Oral Health Care for Seniors

Written by Dan Abril.



Bad oral health care can lead to problems regardless of age. However, seniors are more at risk and may need to pay extra care and attention.  Some issues that may arise include darkened teeth, dry mouth, thrush, gum disease, and tooth loss. Overall health conditions will also greatly impact an older adult’s oral health.

For seniors, one significant change is the noticeable sensitivity to hot and cold beverages. As gums recede with age, areas of the teeth that are not protected by enamel are exposed thus leading to sensitivity. Dry mouths are another concern. Causes may be due to medication or other health issues but the longer it is left untreated, the more the mouth becomes vulnerable to tooth decay.As we already know, saliva protects teeth by neutralizing acids/plaque.

However, a major consideration for seniors is their underlying health problems. Years of smoking, terrible oral health care, and bad diet can lead to cancer, diabetes, and heart complications. The correlation may not be so obvious at first but scientists have concluded that as is the case with rheumatoid arthritis and heart disease, bacteria that cause periodontal disease can travel the bloodstream and further complicate the existing health condition.  Contraindications should also be taken into account when it comes to treatment.

Tips for Seniors

The following pointers should be observed by anyone regardless of age but seniors should at least:

a.    Eat healthy. Reduce sugar intake and consume adequate amounts of vegetables.

b.    Quit smoking. Smoking is the leading cause of oral and throat cancer. It also increases chancs of developing gum disease.

c.    Brush twice a day. Protect your teeth and scrub away the food residue. This also holds true for dentures.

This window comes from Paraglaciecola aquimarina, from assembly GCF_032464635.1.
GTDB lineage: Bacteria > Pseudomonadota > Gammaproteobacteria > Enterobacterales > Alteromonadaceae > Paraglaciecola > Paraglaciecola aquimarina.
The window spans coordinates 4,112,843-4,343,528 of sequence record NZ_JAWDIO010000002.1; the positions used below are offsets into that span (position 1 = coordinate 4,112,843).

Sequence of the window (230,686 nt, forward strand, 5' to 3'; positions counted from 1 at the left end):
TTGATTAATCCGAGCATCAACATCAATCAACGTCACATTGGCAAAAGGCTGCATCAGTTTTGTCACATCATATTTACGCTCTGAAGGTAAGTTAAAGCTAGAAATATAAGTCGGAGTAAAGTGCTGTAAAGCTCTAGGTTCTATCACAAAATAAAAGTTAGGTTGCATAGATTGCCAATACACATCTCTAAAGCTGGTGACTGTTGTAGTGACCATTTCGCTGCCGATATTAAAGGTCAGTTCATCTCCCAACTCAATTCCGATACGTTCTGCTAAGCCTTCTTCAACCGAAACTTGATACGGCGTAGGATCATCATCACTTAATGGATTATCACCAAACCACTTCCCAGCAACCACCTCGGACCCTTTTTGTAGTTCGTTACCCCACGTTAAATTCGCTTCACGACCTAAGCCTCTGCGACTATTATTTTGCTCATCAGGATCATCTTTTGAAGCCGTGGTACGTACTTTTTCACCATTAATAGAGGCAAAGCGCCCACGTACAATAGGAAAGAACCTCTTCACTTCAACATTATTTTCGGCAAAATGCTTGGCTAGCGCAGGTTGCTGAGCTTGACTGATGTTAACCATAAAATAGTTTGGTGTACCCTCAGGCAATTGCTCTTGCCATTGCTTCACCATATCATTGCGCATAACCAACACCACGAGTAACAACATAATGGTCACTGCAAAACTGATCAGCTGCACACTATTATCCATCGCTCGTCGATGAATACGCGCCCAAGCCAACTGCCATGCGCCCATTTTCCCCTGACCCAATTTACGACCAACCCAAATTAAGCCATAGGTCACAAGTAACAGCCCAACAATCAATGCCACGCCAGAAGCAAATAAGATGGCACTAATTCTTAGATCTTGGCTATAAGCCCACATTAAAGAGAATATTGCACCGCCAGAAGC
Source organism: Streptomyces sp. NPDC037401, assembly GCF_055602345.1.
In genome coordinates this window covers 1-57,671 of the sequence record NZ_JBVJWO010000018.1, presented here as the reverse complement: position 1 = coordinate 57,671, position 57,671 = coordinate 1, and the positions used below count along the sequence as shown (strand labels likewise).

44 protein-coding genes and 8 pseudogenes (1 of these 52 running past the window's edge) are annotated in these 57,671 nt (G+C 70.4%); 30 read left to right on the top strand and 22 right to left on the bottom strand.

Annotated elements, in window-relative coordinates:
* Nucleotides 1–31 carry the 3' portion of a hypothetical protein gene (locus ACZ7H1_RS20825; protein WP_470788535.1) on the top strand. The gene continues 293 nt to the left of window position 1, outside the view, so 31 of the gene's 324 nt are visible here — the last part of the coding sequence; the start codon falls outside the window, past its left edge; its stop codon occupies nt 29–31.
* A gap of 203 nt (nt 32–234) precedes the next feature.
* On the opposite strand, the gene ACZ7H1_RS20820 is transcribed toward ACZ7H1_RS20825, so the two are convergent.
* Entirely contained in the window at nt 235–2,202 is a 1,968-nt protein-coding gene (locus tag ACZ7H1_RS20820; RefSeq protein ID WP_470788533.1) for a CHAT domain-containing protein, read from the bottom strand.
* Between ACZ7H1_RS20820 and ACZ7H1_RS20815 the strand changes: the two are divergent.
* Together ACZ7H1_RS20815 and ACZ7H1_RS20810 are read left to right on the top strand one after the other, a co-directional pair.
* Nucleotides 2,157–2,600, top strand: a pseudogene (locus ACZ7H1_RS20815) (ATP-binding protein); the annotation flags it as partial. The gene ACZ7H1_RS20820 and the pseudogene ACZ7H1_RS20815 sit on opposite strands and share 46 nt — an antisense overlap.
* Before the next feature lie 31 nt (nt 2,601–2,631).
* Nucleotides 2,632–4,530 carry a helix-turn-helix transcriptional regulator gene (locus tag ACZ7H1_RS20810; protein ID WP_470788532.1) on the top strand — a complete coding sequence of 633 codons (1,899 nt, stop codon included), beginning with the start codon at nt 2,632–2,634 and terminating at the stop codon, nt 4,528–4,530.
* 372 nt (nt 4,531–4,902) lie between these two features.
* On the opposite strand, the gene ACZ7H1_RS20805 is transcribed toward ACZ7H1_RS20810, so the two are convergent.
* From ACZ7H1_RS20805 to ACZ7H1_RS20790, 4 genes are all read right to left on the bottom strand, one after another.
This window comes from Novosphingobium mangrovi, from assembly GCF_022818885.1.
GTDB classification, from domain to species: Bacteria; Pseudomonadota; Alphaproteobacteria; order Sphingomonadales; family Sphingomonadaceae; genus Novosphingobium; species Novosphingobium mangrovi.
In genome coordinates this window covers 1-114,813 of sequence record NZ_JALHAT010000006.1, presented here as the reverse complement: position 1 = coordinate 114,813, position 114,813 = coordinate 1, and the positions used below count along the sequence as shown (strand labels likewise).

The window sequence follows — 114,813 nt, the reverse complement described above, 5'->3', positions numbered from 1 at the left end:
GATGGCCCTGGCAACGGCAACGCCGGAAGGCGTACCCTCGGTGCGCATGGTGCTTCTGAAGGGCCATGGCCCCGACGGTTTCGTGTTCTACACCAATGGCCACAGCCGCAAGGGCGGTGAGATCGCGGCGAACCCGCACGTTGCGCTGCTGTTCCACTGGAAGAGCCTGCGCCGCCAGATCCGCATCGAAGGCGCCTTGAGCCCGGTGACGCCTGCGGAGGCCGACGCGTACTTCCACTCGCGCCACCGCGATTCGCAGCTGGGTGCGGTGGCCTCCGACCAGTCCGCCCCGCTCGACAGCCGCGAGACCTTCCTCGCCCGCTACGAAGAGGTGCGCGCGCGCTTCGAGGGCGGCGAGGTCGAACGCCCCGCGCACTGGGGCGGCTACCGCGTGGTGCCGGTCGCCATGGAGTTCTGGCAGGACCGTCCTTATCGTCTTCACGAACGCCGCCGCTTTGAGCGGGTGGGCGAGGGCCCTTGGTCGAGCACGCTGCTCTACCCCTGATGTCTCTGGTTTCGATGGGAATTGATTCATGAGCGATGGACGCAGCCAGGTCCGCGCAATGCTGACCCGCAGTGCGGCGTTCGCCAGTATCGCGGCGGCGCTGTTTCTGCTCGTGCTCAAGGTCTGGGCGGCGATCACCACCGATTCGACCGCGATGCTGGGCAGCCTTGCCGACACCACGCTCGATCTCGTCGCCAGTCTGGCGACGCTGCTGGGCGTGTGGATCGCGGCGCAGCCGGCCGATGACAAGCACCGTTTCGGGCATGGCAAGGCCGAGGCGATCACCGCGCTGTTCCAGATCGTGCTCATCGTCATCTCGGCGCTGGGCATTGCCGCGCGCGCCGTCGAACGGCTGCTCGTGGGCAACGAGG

d.    Floss once a day. Supplement brushing with flossing.

e.    Visit the dentist regularly. Remember that early detection is better than treatments.

For more questions, please feel free to email us at This e-mail address is being protected from spambots. You need JavaScript enabled to view it



Pushing for Change: How Dentistry Schools Can Help

Written by Dan Abril.


If you’ve been following crucial environment world news, then chances are you’re familiar with the Mercury Treaty that was adopted early this year. The development was welcome by both environmentalists and health experts, stating that the treaty could do wonders in the management and reversal of mercury emissions worldwide.

Mercury is used in a number of industrial, household – and until recently even healthcare products. The Department of Health (DOH)in the Philippines together with the efforts of various NGOs (non-government organizations) worked to remove the use of mercury-containing products in the healthcare sector.

As you may know from our previous post, mercury is a potent neurotoxin and is a vital component of silver fillings or more commonly known as dental amalgams. Research studies conducted by the International Academy Oral Medicine and Toxicology (IAOMT) in the US have consistently shown that toxic mercury fumes emanating from the amalgam can seep into the body, pollute the bloodstream and cause complications in the nervous, digestive, and respiratory systems. They also warned that aside from the patients, dental health practitioners are at a significant risk from handling dental amalgams.

The United Nations Environment Programme (UNEP) estimates use of dental mercury amounts to between 300 – 400 metric tonnes per year thus justifying a need for a phasedown and elimination.